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- 3000 to 5000 eggs / larvae
- Live-span between 3 and 6 years; dependent on climate and food supply.
- 3 blood meals
The development of the larva to adult tick consists of 3 steps: The tick larva hatches from the egg, develops into a nymph and finally becomes a male or female tick. At every stage in its development the tick consumes a blood meal, when they anchor for several days to their host's skin and suck blood. Ticks feed on the blood of mammals (humans), rodents, birds, reptiles and amphibians. During feeding the tick's body swells up and becomes spherical. Once the tick is full, it lets itself fall to the ground, where it digests the blood meal and molts to the next stage.
Ticks are blood-sucking parasites that transmit various diseases such as Lyme disease and tick-borne encephalitis (TBE).
Never treat ticks with oil, butter or glue before removing!
Ticks that are treated with the aforementioned substances slowly suffocate and release more viruses (TBE) and bacteria (Lyme disease) in their death throes.
Remove the tick quickly and check the puncture site for a few days. If symptoms such as headaches or joint pain, skin rashes or flu-like symptoms are present after the tick bite, a doctor should be consulted.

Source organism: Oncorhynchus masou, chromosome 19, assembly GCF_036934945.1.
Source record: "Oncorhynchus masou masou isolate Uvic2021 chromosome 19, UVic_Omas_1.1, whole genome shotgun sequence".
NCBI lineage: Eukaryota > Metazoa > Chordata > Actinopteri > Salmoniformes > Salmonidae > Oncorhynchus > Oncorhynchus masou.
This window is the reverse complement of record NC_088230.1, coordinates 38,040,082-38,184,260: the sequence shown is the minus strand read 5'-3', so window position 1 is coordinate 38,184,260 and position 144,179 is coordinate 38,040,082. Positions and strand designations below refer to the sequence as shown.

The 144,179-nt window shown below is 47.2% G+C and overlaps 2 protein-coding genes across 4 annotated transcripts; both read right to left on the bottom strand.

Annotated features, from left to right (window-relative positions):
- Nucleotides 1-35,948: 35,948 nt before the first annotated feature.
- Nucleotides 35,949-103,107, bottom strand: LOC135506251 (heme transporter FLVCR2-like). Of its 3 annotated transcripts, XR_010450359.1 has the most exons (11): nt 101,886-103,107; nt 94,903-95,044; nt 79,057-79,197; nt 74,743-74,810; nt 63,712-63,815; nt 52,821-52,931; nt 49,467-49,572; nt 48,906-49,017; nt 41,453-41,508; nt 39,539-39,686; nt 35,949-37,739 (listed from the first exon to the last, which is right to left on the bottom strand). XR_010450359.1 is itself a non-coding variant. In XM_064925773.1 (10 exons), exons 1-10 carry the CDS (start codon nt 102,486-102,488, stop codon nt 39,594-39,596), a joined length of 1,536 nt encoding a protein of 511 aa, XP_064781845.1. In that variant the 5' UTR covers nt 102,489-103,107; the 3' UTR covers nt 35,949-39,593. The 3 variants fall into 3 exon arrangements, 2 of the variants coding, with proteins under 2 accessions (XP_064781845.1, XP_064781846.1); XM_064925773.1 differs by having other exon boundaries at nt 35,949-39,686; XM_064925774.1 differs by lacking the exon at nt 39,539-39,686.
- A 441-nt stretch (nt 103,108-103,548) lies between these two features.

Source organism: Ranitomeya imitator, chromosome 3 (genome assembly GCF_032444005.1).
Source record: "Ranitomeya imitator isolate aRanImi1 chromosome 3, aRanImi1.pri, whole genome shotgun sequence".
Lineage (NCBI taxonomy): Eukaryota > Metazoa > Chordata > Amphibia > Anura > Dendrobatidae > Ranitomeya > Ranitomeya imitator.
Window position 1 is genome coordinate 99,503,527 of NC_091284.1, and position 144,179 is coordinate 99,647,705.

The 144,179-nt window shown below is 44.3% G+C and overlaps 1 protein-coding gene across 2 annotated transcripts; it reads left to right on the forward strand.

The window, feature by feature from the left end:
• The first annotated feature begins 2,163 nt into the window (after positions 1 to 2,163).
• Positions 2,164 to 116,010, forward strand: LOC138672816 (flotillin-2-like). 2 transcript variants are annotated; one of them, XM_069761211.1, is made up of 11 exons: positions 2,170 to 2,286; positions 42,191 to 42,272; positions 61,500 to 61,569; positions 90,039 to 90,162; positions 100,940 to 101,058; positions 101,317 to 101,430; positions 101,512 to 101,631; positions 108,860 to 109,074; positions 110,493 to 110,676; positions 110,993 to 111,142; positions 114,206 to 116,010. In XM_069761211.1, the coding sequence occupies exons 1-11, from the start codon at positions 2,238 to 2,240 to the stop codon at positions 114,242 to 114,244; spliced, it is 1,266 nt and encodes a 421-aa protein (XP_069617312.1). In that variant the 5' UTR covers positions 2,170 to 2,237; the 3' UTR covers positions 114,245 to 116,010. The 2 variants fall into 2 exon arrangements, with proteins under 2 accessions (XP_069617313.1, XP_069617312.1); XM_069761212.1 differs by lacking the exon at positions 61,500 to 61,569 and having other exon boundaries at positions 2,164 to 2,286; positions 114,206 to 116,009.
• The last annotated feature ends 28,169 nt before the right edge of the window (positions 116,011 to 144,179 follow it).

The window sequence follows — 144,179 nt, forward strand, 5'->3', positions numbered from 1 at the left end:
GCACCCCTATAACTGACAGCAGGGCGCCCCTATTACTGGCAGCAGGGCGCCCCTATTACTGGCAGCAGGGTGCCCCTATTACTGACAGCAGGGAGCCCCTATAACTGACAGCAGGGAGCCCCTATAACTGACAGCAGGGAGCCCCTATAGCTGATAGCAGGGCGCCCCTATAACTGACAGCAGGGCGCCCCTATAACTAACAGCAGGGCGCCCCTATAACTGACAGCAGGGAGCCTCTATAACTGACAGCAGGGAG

- Grip the tick with tapered tweezers as near to the puncture site as possible.
- Pull uniformly and vertically from the puncture site. Pull the tick out without, twisting it, tilting it sideways or crushing the body.
- Disinfect the puncture wound.
Winter, whether hot or cold, has a clear impact on how the tick population develops. However, this hardly changes the risk for humans. The weather during the warmer months is crucial. If the weather is often sunny and warm people spend more time outdoors and as a result expose themselves more to ticks. If it is more cloudy and rainy, people prefer to stay at home. When more people are engaged in outdoor activities, the most tick bites are registered.
Firstly, ticks attach to their hosts/humans as they brush past, secondly, ticks live close to the ground and rarely climb more than a meter in height. Because ticks only cover short distances, they usually stay close to the ground, and lie in wait on grasses, bushes and in the herbaceous layer for a host to provide their next meal of blood.
TBE risk areas are often indicated on tick risk maps. These are areas where a particular high percentage of ticks carry the tick-borne encephalitis pathogen Tick-borne disease pathogens can be transmitted wherever ticks occur.
The vaccination provides effective protection against infection with the tick-borne encephalitis (TBE) virus. The vaccination provides no protection against infection with the Lyme disease bacterium. Only suitable clothing, the use of repellents and checking for ticks during and after outdoor activities are effective.